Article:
In instrumental conditioning, an animal or human can learn to change the probability of making a particular response if that response is associated with rewarding or punishing feedback. Up until now, instrumental conditioning has been concerned with learning of overt behavioral responses. Here we propose a more radical line of investigation. Rather than conditioning overt behavior, we will attempt to directly condition neural activity. This involves training subjects to activate a part of their brain in order to obtain reward. To achieve this we will use functional magnetic resonance imaging (fMRI) to measure neural responses in real-time. A contingency will be established such that if following presentation of particular cue, a subject produces activity in a target brain area that exceeds a given threshold, a liquid juice reward will be delivered. We will focus on only two brain regions: primary motor cortex, and primary visual cortex.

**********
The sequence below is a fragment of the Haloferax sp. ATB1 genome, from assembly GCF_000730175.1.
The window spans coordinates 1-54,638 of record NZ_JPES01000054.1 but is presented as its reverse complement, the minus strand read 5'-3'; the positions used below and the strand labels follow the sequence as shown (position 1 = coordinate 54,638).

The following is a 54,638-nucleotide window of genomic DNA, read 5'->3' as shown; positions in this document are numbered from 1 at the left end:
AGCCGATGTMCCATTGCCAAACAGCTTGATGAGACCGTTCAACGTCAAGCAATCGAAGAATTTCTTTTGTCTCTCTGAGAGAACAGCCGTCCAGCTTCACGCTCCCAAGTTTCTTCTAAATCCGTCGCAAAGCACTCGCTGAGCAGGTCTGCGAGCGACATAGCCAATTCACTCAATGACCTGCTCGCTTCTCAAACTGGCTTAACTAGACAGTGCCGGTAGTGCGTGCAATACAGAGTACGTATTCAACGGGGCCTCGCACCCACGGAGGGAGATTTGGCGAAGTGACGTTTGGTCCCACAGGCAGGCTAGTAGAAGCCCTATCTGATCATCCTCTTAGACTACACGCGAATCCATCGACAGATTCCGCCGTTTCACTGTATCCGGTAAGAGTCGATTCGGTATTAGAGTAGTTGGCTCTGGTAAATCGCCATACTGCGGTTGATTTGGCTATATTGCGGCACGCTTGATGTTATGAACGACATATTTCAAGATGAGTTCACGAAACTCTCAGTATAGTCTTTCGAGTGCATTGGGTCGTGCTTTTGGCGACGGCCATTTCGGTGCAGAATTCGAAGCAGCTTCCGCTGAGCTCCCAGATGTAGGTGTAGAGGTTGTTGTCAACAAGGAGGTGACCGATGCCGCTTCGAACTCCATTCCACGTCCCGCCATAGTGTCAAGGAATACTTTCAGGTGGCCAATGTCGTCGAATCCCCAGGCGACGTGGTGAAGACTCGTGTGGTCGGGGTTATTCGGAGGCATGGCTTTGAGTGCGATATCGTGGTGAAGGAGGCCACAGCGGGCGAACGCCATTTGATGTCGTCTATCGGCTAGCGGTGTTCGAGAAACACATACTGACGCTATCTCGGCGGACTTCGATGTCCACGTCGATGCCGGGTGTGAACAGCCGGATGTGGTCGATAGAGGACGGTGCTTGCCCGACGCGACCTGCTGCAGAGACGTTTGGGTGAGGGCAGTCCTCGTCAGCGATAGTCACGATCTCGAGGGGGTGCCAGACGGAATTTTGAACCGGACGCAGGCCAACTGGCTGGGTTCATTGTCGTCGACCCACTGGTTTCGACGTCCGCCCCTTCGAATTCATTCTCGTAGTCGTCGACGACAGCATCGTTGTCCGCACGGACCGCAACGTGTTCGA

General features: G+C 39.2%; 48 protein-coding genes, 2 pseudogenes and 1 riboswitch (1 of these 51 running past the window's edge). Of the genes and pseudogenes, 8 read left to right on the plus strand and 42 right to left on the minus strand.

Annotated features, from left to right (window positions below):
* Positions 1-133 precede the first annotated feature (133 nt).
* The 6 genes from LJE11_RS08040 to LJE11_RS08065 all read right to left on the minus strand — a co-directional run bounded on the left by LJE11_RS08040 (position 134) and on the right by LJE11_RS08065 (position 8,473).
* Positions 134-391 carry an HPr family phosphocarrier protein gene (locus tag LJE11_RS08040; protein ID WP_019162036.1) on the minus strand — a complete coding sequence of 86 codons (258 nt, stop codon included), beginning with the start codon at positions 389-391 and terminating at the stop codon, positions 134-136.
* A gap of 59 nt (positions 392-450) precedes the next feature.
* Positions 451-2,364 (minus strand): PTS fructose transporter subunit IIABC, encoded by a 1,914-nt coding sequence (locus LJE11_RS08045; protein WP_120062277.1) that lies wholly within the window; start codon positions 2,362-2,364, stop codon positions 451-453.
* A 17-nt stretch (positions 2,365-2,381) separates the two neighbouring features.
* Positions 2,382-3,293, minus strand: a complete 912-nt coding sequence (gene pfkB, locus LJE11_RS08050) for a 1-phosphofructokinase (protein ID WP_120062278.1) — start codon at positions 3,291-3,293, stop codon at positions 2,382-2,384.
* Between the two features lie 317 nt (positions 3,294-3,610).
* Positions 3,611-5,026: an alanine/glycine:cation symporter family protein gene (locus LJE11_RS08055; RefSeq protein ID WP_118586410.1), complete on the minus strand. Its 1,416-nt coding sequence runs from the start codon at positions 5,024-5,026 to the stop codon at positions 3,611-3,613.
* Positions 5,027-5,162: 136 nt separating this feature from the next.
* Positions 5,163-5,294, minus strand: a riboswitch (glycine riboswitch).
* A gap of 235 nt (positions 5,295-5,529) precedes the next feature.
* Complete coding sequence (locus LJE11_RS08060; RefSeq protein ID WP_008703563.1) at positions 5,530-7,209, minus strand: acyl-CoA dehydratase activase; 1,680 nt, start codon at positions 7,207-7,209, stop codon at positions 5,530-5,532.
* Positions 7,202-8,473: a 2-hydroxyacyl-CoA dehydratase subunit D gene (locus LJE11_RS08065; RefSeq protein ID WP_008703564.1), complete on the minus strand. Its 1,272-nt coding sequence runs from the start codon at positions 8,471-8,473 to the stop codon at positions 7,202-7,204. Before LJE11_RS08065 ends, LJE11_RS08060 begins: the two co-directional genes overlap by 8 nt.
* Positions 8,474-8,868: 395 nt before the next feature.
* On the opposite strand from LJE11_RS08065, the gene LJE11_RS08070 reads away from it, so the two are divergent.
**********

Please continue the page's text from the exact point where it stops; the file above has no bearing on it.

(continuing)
We aim to show that over the course of training, subjects can learn to increase activity in these brain regions. To achieve this, we will uses shaping procedures, in which we will gradually raise the activity threshold for reward, so that over the course of training subjects must learn to continually increase activity in the target region in order to keep obtaining reward. Neural conditioning could be applied to the management or treatment of a wide variety of neurological or psychiatric disorders, including stroke, epilepsy, chronic pain, or mood disorders.